Monday, October 29, 2012

2012 AB4AR Season Review: What We Thought We Knew & What We Learned (The Bench*)

(No ALCS without this guy.  Courtesy of the AP)

With starting pitching always being the top priority every offseason, taking care of internal player contracts second, looking to address the lineup through trades or the free agent market third, and the bullpen fourth, the Yankee bench has been a bit of a forgotten element the last few years.  Not forgotten in the sense that the Yankees don't focus on building a quality bench, but in the sense that the strategy to build has become very simple; see what money is left and see what older veteran players out there fit the Yankee hitting formula and need a job.  It's a strategy that's served them well, but one that was questioned a bit more before this season, especially by me in my "Known/Unknown" bench preview, as Cash really looked towards some guys who were pretty long in the tooth at the expense of younger internal options.

What We Thought We Knew- The Team Preferred Older Veterans Over Younger Players

The Yankees had players in-house who had contributed before:  Eduardo Nunez on the infield, Chris Dickerson in the outfield, Francisco Cervelli behind the plate.  They also had a few players in the upper level of their system capable of stepping in and filling a bench role.  But that didn't stop them from actively making efforts to bring back Andruw Jones and Eric Chavez for bench roles, and pairing Jones up with 40-year-old Raul Ibanez as the L/R DH platoon.  Cervelli got the biggest kick in the ass, getting sent down to Triple-A right before the season when the Yanks traded for SF catcher Chris Stewart.  The team has its formula and they followed it to a T this season.

What We Learned- That Preference Was For a Good Reason

And once again, the formula worked almost across the board.  Despite being pressed into very regular outfield duty, Ibanez brought great left-handed power to the lineup, and racked up a string of clutch late-season hits so clutch that he's already been admitted into the Aaron Boone Memorial "Random Player Who Will Never Have to Pay for a Meal or Drink In The City Ever Again" Hall of Fame.  Chavez, after looking DOA at the end of 2011, bounced back to provide a big offensive boost off the bench and solid D at both infield corners.  Jones, despite finishing incredibly poorly, still hit a fair number of HR for a part-time player, and Stewart hit just enough to not be embarrassing and played the solid D he was traded to provide.  I didn't agree with the decision to lean so heavily on the old guys, but it's hard to argue with the results.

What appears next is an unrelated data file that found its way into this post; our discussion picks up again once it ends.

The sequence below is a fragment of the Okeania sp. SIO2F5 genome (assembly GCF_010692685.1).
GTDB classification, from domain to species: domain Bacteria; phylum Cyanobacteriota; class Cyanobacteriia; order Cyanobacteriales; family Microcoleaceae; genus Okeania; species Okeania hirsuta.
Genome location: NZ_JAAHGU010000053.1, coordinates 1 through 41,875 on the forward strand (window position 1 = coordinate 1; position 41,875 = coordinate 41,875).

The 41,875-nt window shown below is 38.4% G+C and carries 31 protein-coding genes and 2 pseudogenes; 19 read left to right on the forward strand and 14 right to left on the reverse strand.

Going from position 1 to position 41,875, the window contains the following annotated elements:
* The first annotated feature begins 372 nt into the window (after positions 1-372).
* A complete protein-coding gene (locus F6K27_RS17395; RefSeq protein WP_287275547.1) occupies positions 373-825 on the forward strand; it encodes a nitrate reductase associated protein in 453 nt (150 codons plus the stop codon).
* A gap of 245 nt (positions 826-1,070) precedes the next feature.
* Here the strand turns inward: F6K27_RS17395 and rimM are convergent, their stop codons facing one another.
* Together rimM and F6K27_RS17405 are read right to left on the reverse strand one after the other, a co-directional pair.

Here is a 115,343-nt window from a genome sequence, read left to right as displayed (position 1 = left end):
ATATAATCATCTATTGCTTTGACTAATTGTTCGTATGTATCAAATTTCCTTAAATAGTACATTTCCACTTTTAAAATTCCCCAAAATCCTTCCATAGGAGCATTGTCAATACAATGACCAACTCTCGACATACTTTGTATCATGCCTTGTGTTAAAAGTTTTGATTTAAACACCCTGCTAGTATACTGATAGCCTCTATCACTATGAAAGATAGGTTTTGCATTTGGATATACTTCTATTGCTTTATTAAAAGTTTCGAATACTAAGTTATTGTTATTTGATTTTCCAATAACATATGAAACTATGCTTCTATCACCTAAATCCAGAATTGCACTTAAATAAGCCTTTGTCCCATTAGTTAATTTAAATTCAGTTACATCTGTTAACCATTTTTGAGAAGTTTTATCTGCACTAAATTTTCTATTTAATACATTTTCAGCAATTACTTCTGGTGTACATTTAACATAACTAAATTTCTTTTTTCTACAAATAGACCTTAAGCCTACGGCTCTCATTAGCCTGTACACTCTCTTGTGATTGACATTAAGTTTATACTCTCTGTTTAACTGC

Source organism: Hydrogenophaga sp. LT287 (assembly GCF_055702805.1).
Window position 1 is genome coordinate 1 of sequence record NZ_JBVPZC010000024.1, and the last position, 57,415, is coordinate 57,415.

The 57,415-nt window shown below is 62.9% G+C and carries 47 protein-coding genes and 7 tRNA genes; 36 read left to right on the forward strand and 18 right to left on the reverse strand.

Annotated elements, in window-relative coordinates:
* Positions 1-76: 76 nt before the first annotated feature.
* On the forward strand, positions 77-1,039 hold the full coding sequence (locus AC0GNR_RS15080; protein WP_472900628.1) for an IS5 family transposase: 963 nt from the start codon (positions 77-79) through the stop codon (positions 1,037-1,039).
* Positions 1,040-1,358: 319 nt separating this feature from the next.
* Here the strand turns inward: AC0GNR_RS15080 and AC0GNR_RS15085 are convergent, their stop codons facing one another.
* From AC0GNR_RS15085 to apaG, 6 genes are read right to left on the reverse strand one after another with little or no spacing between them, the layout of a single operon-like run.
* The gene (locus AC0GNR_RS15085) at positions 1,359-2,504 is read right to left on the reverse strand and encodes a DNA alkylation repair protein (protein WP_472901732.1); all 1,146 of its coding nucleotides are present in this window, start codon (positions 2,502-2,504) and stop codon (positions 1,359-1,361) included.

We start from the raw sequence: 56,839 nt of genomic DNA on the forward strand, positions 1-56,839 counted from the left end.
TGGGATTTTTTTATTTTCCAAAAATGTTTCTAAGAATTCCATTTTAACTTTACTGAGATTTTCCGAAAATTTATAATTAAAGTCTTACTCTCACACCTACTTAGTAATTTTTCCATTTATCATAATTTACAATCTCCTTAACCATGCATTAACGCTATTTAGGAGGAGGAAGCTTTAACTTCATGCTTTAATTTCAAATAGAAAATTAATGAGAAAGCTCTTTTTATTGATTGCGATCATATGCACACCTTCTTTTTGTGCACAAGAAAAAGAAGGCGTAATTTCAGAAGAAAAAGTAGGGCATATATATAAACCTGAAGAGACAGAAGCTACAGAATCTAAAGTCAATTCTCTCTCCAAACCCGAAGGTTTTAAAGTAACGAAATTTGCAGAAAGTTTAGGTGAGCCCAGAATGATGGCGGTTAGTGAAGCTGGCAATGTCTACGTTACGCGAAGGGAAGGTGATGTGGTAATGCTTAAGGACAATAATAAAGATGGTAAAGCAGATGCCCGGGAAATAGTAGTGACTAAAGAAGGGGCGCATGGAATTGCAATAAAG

What We Thought We Knew- Most of The Bench ABs Would Be at DH

Part of the reason to go with the older formula hitters approach in building the 2012 bench was the plan being that almost all of their ABs would come from the DH spot.  Sure, A-Rod and Jeter were going to need days there, and other guys too as injuries dictated, but Ibanez and Jones were going to get the bulk of the work at DH as the regulars.  And if Joe decided to give an OF a day off and use one of them, Chavez would be an ideal fill-in DH on days when the Yankees were facing a right-handed pitcher.  When you've got platoon players whose value is lessened when they have to play defense, it makes the most sense to use them as the primary DHs.

What We Learned- Roster Inflexibility Can Be a Bitch

The problem the Yankees' formula creates comes to light when the starting lineup is compromised by injuries, and that problem came to light in a big way this season.  Brett Gardner's elbow injury pressed both Ibanez and Jones into regular outfield duty, minimizing their effectiveness by having them play in unfavorable matchups and minimizing the team's effectiveness by exposing them to Ibanez's and Jones' subpar defense.  Chavez was forced into everyday action when A-Rod went down, and he's really only effective against right-handed pitching.  To often the Yankees were left with a lineup that was old, unathletic, and with a few spots exposed to bad matchups, but that's what happens when you fill your bench with platoon-type veterans.

What I Thought I Knew- Russell Martin Was a Bench Player*

To bring the stupidity I showcased in March by failing to include Martin as part of the infield and relegating him to the bench full circle, I'll include the talk about Martin and his season in the bench section of this post.  Maybe Russ was a little offended by my unintentional slight, because he certainly spent the better part of the season hitting like a bench player.  He had plenty of power, but his batting average hovered just below the Mendoza Line for the majority of the season.  It's sure starting to look like those Silver Slugger days of LA are long gone and never coming back.

What We Learned- Catcher Is Still a Big Question Mark

Even with the team having to look at replacing their right fielder and dealing with a tricky situation on the left side of their infield, catcher might be the position most in question right now for the organization.  Martin's poor offensive 2012 is a big part of that, as he and the Yanks will have to go back and forth on a new deal negotiation this season, and there aren't a lot of other good options out there if they don't bring Martin back.  2012 was basically a lost season for Austin Romine because of his back injuries, and neither Chris Stewart nor Francisco Cervelli are viable everyday options.  The next wave of top catching prospects are still years away, so the Yankees have a little work to do to shore up this situation before next season.

No comments: